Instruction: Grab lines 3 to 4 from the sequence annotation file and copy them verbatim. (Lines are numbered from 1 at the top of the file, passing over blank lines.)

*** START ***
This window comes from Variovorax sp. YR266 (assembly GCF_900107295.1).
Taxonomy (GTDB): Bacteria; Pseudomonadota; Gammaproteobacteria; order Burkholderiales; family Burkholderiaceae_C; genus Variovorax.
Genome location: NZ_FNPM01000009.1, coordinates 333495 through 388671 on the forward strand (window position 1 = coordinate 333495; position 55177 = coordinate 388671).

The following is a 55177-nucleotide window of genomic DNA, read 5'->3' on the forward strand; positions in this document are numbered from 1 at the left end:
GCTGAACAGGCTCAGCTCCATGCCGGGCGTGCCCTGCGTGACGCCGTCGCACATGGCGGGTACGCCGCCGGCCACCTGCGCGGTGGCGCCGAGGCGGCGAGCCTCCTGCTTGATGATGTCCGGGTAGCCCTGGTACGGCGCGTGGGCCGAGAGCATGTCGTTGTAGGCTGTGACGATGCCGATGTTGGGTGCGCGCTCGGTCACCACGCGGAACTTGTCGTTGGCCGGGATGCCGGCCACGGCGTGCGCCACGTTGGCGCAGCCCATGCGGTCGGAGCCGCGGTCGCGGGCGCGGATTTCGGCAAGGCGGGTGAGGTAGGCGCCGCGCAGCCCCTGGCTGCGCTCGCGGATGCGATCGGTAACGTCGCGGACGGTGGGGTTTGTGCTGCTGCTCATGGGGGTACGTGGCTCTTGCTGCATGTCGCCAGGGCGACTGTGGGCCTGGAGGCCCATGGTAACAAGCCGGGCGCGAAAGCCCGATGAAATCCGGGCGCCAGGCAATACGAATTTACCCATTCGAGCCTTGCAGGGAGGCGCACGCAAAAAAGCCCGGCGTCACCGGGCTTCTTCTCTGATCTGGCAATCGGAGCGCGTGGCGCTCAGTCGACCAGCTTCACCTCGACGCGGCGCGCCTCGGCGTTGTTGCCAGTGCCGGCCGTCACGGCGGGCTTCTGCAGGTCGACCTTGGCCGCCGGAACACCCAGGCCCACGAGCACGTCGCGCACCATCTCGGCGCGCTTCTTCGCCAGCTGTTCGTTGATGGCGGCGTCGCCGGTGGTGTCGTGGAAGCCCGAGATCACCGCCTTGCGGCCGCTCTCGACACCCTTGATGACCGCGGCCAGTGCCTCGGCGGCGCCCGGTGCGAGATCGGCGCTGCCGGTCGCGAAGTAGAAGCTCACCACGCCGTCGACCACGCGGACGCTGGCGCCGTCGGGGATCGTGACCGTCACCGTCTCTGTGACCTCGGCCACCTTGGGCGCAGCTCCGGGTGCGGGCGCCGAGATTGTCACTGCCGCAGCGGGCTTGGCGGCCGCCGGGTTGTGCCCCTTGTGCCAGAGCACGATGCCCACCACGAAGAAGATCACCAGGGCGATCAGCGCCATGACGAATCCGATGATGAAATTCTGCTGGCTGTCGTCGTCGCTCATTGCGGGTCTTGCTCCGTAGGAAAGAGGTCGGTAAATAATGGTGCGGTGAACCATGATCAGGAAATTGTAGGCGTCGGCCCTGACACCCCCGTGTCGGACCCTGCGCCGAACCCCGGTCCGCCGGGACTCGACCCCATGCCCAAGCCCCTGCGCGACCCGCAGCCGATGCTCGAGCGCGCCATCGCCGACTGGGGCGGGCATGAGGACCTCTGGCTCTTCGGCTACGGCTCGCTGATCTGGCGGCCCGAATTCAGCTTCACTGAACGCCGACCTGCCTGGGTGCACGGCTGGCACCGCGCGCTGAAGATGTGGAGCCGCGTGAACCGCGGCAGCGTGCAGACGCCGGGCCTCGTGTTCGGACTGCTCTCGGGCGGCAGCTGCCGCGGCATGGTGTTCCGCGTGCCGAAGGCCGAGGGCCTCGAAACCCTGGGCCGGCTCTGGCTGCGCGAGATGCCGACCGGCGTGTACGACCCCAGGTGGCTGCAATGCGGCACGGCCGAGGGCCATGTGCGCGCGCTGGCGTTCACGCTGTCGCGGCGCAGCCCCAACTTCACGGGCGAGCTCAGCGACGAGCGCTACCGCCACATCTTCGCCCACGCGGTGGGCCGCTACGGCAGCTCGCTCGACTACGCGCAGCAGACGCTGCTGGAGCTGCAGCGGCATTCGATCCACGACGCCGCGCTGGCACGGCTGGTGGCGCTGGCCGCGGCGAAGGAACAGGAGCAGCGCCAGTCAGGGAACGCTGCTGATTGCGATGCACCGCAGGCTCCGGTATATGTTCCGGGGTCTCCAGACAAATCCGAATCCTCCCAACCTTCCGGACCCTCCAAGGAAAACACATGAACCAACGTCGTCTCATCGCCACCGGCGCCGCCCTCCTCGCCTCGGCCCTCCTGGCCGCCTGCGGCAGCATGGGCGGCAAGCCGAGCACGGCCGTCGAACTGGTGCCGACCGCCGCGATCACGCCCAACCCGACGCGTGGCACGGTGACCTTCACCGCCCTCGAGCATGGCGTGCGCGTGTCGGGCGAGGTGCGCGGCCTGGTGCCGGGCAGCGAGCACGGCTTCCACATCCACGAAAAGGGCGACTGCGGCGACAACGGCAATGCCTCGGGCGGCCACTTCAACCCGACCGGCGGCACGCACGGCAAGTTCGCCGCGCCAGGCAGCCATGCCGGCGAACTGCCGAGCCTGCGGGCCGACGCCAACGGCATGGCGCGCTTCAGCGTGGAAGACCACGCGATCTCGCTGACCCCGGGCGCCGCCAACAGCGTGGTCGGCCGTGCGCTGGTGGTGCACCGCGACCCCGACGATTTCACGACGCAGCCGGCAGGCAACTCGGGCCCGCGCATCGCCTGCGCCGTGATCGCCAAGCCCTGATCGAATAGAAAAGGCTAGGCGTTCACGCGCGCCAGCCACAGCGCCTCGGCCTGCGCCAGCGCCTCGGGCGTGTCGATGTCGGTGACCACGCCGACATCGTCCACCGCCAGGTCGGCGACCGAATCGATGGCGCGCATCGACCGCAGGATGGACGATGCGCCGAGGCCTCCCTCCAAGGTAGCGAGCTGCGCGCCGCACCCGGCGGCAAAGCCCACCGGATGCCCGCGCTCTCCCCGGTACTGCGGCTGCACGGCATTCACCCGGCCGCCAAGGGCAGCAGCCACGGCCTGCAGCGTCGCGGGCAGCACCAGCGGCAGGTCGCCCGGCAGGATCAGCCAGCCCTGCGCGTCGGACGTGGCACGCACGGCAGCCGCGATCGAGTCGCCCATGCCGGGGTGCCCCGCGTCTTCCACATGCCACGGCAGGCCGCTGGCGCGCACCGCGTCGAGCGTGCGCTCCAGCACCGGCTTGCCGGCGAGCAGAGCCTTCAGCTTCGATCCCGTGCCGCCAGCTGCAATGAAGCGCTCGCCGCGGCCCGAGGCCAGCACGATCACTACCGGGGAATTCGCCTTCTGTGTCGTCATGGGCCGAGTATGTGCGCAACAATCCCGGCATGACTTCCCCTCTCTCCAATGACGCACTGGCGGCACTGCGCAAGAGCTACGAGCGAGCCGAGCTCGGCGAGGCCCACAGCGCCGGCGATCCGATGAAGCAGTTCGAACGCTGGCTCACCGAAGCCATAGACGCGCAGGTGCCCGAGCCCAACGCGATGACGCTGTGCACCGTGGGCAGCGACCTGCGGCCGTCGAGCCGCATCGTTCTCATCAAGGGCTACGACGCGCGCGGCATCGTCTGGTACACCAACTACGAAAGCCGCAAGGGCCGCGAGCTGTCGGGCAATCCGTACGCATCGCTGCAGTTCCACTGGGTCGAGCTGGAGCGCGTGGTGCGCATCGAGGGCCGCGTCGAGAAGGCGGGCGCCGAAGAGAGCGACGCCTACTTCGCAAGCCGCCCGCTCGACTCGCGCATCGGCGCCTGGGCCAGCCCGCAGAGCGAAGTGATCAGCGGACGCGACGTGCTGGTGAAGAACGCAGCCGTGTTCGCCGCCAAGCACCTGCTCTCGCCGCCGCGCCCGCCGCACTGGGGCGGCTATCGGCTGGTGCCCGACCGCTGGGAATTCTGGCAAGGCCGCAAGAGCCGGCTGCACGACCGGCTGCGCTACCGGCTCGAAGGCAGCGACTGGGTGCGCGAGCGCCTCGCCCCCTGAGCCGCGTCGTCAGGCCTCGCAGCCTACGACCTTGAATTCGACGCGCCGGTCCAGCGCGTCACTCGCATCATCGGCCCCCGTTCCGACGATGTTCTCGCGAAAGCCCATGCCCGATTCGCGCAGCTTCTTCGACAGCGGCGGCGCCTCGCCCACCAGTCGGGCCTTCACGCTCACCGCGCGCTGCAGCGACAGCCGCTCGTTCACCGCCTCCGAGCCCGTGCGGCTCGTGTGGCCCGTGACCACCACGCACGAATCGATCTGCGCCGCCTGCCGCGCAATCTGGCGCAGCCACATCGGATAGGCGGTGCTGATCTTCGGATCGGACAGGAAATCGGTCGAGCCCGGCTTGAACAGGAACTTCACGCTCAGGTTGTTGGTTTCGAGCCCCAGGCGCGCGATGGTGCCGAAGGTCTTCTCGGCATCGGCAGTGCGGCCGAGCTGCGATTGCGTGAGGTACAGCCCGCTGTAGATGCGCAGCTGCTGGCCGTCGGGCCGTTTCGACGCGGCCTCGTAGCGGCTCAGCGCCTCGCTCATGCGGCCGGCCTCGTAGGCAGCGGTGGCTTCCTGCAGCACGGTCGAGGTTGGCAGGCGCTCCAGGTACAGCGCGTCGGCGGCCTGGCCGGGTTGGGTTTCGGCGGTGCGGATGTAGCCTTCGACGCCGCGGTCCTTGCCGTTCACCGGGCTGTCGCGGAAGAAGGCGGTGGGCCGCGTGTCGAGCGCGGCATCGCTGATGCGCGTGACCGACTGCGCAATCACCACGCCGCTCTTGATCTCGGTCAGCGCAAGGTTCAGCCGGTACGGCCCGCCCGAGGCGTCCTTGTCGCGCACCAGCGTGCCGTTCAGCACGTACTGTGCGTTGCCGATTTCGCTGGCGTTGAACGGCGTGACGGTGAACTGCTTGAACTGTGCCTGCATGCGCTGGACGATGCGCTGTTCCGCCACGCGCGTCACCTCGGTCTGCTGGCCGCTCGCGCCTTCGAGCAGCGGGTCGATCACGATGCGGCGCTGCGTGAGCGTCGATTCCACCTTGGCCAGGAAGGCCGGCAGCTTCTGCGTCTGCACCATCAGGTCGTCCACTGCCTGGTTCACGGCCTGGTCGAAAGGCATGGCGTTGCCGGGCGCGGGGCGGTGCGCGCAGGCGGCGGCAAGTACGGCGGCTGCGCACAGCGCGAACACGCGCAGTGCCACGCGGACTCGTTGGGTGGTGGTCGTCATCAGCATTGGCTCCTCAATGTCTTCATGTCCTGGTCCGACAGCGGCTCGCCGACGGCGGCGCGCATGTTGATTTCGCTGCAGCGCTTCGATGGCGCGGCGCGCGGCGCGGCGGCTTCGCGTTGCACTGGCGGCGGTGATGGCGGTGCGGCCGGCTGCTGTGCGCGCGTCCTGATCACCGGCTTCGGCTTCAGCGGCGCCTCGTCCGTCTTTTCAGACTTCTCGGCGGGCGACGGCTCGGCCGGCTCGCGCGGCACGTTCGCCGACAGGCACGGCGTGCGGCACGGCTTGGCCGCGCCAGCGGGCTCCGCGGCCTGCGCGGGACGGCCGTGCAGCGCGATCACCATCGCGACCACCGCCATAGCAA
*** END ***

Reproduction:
Genome location: NZ_FNPM01000009.1, coordinates 333495 through 388671 on the forward strand (window position 1 = coordinate 333495; position 55177 = coordinate 388671).

The following is a 55177-nucleotide window of genomic DNA, read 5'->3' on the forward strand; positions in this document are numbered from 1 at the left end: